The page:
Diaper Compound May Expand Power of Microscopes

January 26, 2015 8:52 am | by NIH | News | Comments

A study has shown that a modified form of the superabsorbent chemical used in disposable diapers can expand brain structures to four and a half times their original size. The process called expansion microscopy will allow scientists to take super-resolution pictures of healthy and diseased tissue throughout the body using common microscopes.

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Inflammation has long been studied in Alzheimer’s, but in a counterintuitive finding   reported, researchers have uncovered the mechanism by which anti-inflammatory   processes may trigger the disease.

Anti-inflammatory Protein Triggers Alzheimer's Plaque in Mice

January 26, 2015 8:27 am | by Morgan Sherburne, University of Florida Health | News | Comments

Inflammation has long been studied in Alzheimer’s, but in a counterintuitive finding reported, researchers have uncovered the mechanism by which anti-inflammatory processes may trigger the disease.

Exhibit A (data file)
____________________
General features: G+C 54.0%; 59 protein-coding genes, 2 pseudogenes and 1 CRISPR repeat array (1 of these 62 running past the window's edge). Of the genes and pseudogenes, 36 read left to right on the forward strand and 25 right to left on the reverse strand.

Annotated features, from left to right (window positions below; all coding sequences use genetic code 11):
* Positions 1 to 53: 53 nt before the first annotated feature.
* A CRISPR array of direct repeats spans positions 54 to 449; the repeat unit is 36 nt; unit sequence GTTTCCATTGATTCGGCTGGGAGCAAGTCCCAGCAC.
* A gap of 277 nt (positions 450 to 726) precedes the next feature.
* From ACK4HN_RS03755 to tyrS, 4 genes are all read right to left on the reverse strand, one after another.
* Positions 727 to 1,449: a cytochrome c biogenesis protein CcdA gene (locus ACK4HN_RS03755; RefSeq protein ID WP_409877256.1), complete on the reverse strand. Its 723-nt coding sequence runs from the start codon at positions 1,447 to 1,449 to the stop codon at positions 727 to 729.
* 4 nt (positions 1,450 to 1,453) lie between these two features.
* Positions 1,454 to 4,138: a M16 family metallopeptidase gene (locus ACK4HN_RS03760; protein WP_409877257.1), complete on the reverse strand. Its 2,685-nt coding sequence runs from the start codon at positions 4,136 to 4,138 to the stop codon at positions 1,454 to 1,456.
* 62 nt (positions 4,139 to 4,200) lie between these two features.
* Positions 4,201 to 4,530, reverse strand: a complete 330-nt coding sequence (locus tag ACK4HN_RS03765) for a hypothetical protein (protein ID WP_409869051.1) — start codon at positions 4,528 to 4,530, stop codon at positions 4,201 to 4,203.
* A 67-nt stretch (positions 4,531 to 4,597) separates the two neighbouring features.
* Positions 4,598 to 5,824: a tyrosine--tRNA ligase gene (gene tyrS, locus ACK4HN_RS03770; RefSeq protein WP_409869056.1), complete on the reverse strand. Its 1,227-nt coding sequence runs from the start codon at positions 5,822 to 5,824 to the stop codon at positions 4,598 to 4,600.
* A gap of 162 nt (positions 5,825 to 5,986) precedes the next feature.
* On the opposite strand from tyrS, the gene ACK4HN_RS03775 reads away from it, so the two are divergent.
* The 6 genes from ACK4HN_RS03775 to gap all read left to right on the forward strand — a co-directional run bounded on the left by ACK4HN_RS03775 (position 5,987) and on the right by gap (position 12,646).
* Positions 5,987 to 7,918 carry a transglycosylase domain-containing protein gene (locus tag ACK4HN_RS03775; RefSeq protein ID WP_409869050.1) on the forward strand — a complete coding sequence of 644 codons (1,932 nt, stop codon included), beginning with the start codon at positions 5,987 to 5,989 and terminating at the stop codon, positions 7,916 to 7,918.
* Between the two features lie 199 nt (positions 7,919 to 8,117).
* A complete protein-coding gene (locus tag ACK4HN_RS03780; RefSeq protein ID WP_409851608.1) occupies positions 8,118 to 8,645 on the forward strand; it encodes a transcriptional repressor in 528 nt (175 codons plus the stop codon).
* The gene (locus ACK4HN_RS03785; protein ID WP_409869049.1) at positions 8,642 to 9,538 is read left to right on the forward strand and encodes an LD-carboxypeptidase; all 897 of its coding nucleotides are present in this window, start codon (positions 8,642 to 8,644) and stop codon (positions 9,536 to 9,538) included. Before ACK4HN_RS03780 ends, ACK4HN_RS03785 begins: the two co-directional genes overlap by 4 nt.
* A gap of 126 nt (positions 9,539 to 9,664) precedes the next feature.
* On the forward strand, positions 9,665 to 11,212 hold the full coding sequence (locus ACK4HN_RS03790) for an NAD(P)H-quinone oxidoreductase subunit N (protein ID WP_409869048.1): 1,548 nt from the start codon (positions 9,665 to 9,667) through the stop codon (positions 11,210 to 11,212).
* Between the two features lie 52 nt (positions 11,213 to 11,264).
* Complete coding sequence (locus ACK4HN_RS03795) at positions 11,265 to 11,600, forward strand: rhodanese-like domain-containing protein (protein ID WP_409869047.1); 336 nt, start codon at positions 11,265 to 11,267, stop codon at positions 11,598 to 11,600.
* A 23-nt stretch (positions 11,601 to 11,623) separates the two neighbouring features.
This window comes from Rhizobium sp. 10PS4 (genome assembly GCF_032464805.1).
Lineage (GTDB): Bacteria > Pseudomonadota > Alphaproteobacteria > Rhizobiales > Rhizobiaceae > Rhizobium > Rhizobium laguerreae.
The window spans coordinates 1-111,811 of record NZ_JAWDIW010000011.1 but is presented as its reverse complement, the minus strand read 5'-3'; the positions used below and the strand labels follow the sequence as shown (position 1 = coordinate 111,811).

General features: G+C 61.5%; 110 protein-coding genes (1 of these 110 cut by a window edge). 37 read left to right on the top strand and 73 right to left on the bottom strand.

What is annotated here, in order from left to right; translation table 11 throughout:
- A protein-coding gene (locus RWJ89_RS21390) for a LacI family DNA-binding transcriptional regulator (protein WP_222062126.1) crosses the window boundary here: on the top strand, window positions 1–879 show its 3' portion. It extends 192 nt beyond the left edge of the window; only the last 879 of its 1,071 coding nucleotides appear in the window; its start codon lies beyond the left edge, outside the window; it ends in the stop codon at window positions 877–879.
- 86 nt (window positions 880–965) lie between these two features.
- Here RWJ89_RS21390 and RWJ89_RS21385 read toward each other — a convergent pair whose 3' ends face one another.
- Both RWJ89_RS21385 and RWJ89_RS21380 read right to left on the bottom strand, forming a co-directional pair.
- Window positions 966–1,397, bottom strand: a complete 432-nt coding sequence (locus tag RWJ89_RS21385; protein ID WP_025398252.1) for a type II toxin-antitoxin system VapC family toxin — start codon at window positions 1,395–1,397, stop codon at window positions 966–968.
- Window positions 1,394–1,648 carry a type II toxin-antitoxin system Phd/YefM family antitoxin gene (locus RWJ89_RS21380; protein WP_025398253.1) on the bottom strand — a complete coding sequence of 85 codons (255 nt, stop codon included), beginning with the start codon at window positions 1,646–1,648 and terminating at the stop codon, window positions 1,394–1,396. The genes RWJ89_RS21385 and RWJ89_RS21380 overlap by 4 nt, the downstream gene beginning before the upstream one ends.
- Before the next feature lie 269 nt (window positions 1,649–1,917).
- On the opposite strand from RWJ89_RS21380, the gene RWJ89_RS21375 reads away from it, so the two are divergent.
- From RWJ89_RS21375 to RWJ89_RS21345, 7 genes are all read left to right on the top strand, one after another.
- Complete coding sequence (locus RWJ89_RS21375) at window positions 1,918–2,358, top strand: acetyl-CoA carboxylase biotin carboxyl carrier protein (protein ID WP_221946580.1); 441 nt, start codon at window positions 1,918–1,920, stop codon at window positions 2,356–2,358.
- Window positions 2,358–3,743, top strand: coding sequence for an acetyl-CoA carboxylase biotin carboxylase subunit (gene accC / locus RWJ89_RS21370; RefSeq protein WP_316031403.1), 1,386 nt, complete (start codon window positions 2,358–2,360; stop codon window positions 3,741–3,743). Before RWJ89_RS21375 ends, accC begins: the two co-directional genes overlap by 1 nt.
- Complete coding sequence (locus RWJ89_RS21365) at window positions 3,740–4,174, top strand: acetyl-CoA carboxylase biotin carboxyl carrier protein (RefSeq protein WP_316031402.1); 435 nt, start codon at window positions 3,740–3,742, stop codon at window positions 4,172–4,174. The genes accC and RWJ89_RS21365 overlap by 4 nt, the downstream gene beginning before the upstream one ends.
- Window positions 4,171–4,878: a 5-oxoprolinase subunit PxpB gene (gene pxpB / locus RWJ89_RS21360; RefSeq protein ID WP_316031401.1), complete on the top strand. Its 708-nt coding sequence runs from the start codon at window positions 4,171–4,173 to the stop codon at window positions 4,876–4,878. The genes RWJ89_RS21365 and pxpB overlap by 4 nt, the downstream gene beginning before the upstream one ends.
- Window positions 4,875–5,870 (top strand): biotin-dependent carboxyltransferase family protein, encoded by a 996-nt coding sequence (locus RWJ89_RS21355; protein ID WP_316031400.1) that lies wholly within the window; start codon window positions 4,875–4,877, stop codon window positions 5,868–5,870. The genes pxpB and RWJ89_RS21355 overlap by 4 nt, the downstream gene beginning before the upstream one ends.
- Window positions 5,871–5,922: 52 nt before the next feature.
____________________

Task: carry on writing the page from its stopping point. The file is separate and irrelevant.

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Upending decades-old dogma, a team of scientists say enzymes long categorized as   promoting cancer are, in fact, tumor suppressors and that current clinical efforts   to develop inhibitor-based drugs should instead focus on restoring the enzymes’   activ

Enzymes Believed to Promote Cancer Actually Suppress Tumors

January 26, 2015 8:27 am | by UC San Diego | News | Comments

Upending decades-old dogma, a team of scientists say enzymes long categorized as promoting cancer are, in fact, tumor suppressors and that current clinical efforts to develop inhibitor-based drugs should instead focus on restoring the enzymes’ activities.